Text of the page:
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Friday, Feb. 18, 2011

Toomer's Corner tree poisoning: Harvey Updyke's lake home draws interest

Home of accused tree killer draws interest

- lgierer@ledger-enquirer.com
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DADEVILLE, Ala. -- James Whitman said he still had six photos left on the roll of film he took to Auburn’s national championship football victory over Oregon in Arizona.

On Thursday, the 72-year-old man was using them to take photos of the the Lake Martin house where Harvey Almorn Updyke Jr. lives. Updyke was arrested early Thursday and charged with the oak tree poisonings at Toomer’s Corner in Auburn, Ala.

“I want to take photos of the house before someone burns the place down,” he said. He wasn’t smiling.

“There is this fringe element among football fans in this state that you never know what they might do,” said Whitman, an Auburn graduate who lives in Dadeville. “This incident could start something that just keeps growing.”

As Whitman spoke, a truck drove by and a passenger shouted, “Roll Tide!”

The one-level house is located about a dozen miles from downtown Dadeville, a city of approximately 3,000.

Even more concerned about the house’s condition is Wayne Barnes of Pensacola, Fla., who owns the property and rents it to Updyke for a “nominal fee” because he is a friend.

Barnes said in a telephone interview that he began renting to Updyke about two years ago.

“I can’t imagine him going over there in the middle of the night and taking the risk of doing something like this,” Barnes said.

He said he heard from Updyke around 3 a.m. Thursday after the arrest.

“When I got the call I absolutely could not believe it,” he said.

Barnes said Updyke graduated from Milton High in Milton, Fla., and later attended Jefferson Davis Junior College in Brewton, Ala. After his mother died, Updyke moved to Texas where he became a state trooper until an automobile crash about 20 years ago forced him to retire on a medical disability.

Barnes also said Updyke was living in the Lake Martin lake house with his wife and her grandson until about two months ago when they moved near Hammond, La.

The home owner said Updyke called him last weekend and asked if he could move back into the house.

Barnes described Updyke as a lifelong Alabama fan. “But,” said Barnes, “he had never been to a game until about two years ago. He has no ties to the university other than he loves Alabama football.”

University of Alabama spokesperson Deborah Lane said Updyke never attended the University of Alabama and was never a season ticket holder.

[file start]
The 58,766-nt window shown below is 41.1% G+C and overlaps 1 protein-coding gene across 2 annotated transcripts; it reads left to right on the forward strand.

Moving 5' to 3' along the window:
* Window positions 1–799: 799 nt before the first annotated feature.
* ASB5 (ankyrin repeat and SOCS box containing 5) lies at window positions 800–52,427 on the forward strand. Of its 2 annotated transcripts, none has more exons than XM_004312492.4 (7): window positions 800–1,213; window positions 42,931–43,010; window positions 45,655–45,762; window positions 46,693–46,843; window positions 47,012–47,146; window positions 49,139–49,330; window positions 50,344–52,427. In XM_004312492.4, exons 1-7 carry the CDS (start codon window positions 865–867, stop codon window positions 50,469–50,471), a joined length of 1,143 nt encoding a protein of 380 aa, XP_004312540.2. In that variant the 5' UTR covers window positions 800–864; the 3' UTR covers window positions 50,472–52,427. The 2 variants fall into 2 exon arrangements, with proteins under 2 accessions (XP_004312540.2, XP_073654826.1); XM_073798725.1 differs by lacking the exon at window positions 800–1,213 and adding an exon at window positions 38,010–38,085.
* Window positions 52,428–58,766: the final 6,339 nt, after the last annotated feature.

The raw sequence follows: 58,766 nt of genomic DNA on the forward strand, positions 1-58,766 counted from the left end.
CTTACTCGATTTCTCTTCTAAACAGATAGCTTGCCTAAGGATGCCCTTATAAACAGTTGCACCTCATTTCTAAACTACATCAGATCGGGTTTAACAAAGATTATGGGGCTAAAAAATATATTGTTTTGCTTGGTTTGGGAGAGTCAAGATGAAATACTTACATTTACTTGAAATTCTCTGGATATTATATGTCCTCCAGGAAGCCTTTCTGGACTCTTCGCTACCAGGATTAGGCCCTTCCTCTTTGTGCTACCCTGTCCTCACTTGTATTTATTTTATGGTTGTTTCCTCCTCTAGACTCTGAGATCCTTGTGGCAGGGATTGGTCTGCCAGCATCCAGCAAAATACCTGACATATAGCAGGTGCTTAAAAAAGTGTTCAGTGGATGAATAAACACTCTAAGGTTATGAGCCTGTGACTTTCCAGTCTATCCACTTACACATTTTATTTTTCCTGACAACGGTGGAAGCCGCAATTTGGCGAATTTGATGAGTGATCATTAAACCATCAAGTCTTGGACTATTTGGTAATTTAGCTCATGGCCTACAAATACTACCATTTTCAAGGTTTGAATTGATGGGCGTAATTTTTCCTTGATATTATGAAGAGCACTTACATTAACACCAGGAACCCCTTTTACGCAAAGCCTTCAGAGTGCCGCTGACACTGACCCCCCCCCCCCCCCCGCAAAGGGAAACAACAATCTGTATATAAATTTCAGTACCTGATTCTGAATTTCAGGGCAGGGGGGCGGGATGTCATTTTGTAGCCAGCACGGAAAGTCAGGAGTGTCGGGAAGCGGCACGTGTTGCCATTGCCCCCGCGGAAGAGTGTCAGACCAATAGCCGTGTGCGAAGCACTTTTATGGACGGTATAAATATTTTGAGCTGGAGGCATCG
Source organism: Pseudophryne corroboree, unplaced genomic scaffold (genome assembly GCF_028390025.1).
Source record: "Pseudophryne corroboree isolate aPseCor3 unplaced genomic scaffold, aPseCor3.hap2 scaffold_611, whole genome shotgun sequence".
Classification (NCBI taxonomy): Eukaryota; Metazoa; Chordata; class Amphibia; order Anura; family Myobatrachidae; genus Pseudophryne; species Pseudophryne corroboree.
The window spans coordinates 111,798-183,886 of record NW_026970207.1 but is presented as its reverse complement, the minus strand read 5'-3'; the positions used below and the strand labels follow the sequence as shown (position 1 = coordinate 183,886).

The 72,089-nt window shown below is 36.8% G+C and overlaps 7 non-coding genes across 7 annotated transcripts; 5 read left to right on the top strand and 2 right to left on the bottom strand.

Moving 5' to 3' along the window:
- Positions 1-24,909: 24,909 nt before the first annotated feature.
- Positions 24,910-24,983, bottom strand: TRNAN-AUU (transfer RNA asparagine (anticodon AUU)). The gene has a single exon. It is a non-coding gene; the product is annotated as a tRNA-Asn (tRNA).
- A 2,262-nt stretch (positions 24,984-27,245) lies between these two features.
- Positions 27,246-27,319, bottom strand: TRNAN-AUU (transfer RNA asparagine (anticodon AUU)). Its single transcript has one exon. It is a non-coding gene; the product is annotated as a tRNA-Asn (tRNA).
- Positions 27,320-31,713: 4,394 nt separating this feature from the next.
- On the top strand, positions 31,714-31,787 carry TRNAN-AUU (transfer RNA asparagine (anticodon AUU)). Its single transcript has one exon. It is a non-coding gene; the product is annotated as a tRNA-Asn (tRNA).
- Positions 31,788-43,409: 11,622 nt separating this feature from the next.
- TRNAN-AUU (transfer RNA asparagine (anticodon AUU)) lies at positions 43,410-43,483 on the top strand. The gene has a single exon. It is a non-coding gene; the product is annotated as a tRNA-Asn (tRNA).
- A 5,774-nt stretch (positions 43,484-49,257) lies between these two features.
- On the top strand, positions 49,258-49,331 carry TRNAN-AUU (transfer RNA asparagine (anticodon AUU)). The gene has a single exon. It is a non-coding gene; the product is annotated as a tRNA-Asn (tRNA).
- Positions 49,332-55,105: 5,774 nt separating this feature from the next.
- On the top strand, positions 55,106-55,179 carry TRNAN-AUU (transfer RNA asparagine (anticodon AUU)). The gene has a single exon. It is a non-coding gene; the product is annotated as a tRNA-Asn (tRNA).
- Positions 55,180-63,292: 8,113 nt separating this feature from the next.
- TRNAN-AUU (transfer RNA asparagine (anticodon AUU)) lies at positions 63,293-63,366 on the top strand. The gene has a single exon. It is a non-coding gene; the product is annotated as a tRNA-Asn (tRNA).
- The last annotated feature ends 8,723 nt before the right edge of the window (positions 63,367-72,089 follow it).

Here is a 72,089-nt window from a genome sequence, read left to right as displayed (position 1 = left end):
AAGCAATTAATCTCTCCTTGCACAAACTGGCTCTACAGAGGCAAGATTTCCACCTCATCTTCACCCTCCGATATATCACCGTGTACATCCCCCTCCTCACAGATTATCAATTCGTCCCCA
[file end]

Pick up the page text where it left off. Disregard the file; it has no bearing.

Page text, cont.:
The house has no Crimson Tide paraphernalia anywhere in sight.

Many of the homes around the lake are vacation homes, and nobody in the area on Thursday knew his name, though they said they might recognize him if they saw him. Local people were shocked by the news.

Dwaynne Gardner and Nelda Watkins are both ardent fans of the University of Alabama.

Both work at Walnut Hill Eagle service station in Dadeville, and both are disturbed by what happened in Auburn.

“This was totally uncalled for. It’s just football,” Gardner said. “When will people realize that?”

Watkins feels the incident makes Dadeville look bad. What’s worse, she said, is that the entire state looks bad.

“People are always putting down Alabama and the way it loves football,” Watkins said. “They think we’re crazy here.”

Both agreed those critics now have even more ammunition to use. “All because of what one idiot did,” Gardner said.

Paul Dunmyer is an Auburn graduate and retired plant manager who lives in the vicinity and was walking past Updyke’s home on Thursday morning.

“It really hurts to see something like this happen,” he said. “It’s just so sad. It could get worse -- I don’t know what it will happen next.”

As for the rivalry, he said, “This has all become so intense, you don’t know if it is worth it anymore.”

Asked if the act reflected on Dadeville, he replied, “I don’t think so.”

Mary Dudley Poole is a retired real estate agent who lives in the Crown Pointe subdivision not far from Updyke’s home.

Thursday, she was driving past the house and slowed down to maneuver past the many television vehicles. She said she had never met Updyke but that her husband once met him while taking a walk.

“When my husband reached out to shake hands,” she said, “the man’s dog bit him. Fortunately, it wasn’t serious.”

When her husband tried to find out if the dog had its shots, she said Updyke never answered his calls.

Metro editor Chuck Williams contributed to this report.

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